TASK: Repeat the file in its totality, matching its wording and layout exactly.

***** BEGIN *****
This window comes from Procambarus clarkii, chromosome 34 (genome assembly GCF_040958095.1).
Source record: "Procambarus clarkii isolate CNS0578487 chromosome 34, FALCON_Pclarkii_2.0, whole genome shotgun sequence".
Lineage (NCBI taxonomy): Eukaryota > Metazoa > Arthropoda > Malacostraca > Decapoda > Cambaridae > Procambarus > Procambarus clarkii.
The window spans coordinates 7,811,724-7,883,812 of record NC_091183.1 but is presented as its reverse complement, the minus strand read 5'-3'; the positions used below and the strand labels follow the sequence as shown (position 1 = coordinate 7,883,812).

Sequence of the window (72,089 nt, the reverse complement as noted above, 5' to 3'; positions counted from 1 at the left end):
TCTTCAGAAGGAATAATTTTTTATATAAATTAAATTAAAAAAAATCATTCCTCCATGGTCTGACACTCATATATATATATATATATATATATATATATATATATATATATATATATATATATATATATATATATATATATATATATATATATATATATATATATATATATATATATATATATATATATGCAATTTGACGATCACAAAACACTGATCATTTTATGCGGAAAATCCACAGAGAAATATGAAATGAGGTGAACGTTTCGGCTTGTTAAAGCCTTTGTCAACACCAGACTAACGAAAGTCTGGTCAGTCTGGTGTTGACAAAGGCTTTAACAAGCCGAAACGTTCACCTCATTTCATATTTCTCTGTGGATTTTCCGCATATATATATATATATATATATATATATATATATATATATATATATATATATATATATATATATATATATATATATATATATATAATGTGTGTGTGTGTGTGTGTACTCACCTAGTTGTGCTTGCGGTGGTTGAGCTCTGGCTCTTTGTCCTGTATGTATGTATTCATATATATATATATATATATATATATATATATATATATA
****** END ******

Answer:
This window comes from Procambarus clarkii, chromosome 34 (genome assembly GCF_040958095.1).
Source record: "Procambarus clarkii isolate CNS0578487 chromosome 34, FALCON_Pclarkii_2.0, whole genome shotgun sequence".
Lineage (NCBI taxonomy): Eukaryota > Metazoa > Arthropoda > Malacostraca > Decapoda > Cambaridae > Procambarus > Procambarus clarkii.
The window spans coordinates 7,811,724-7,883,812 of record NC_091183.1 but is presented as its reverse complement, the minus strand read 5'-3'; the positions used below and the strand labels follow the sequence as shown (position 1 = coordinate 7,883,812).

Sequence of the window (72,089 nt, the reverse complement as noted above, 5' to 3'; positions counted from 1 at the left end):
TCTTCAGAAGGAATAATTTTTTATATAAATTAAATTAAAAAAAATCATTCCTCCATGGTCTGACACTCATATATATATATATATATATATATATATATATATATATATATATATATATATATATATATATATATATATATATATATATATATATATATATATATATATATATATATATATATATATATGCAATTTGACGATCACAAAACACTGATCATTTTATGCGGAAAATCCACAGAGAAATATGAAATGAGGTGAACGTTTCGGCTTGTTAAAGCCTTTGTCAACACCAGACTAACGAAAGTCTGGTCAGTCTGGTGTTGACAAAGGCTTTAACAAGCCGAAACGTTCACCTCATTTCATATTTCTCTGTGGATTTTCCGCATATATATATATATATATATATATATATATATATATATATATATATATATATATATATATATATATATATATATATATATATATAATGTGTGTGTGTGTGTGTGTACTCACCTAGTTGTGCTTGCGGTGGTTGAGCTCTGGCTCTTTGTCCTGTATGTATGTATTCATATATATATATATATATATATATATATATATATATATA